Since then, the Time has rushed by in a maddening swirl of tasks and endeavors – which, even now, continue to pose struggles anew and bountiful delights.
We have polished the rough edges of this house into the warm comfort of a home; we have acclimated ourselves to the various cultural and environmental differences between this region and that of the Deep South; we have basked in the warm late Summer days with our feet in the sand and felt the brisk wind of an Autumn that has come far earlier than we are accustomed… slowly but surely we are finding our familiar rhythms in these different environs.
Candace works at a Coffeehouse on the City Dock, the bustling nerve center of historic Downtown, and is as fond of the assorted people she works with as the colorful characters that suffuse the Downtown vicinities. Almost every night she returns home with a story or anecdote of some strangeness or another.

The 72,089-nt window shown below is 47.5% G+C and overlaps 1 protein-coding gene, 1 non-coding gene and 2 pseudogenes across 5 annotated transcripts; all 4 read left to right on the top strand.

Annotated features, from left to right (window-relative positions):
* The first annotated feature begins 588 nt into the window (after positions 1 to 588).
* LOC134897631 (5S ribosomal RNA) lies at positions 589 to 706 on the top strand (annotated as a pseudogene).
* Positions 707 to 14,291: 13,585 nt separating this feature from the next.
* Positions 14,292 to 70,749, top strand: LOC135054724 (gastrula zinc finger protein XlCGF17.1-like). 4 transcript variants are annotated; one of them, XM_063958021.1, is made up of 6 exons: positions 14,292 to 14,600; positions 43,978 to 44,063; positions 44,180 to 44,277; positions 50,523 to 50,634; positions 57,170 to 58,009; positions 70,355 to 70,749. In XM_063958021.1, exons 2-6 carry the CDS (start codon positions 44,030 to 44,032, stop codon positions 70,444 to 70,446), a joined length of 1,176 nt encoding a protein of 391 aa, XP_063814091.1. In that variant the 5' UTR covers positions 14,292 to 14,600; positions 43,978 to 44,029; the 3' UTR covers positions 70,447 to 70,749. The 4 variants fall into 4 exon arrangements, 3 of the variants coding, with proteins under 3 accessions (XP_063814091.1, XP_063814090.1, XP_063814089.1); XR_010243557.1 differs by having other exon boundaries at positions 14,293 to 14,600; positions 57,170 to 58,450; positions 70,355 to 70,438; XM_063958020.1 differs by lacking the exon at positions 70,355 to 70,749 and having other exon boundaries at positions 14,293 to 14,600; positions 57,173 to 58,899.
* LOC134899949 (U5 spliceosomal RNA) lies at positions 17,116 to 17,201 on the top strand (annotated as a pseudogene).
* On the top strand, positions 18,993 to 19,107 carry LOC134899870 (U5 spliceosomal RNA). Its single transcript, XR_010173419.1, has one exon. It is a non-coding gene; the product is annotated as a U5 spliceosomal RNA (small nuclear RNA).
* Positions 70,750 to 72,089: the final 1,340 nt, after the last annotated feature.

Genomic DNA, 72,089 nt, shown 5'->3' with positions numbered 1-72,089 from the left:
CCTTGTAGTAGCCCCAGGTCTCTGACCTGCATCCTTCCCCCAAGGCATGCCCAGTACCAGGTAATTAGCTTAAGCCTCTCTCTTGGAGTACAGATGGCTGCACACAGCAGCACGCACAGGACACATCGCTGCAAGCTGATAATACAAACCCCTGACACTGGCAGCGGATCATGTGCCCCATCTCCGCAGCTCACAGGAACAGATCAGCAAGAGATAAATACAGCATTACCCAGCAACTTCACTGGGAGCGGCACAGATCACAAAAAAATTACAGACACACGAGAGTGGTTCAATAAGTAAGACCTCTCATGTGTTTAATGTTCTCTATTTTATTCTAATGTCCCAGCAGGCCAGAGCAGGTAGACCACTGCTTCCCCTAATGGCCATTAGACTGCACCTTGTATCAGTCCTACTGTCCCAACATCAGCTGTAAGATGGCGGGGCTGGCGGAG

As for me, I resigned my potentially lucrative position in my uncle`s employ to take a job that is as professionally challenging as it is low-paying… that is, Teaching children with severe to moderate Autism and/or Down`s Syndrome. In a short time, I have sought to make myself some flicker of Light in a place where Despair too often casts a long shadow.
Money is tight (nothing new there) and it seems that everything is exponentially more expensive; the pace is faster and people here have a beguiling tenacity that stands in stark contrast to the polite stoicism of the comparatively rural South.
All of which hardly captures the length and breadth of the days which have passed since late August and now mid-October.
I feel so much of the change that has occurred o`er these last days. Something far deeper than the slowly increasing silver-tinged curls that are adorning my formerly black mane or the “two stone” I have lost since Midsummer.
Far too long have I been unable (or even unwilling) to again take up the burden of temporal documentation and personal mythologization, but this long hiatus draws to a close henceforth.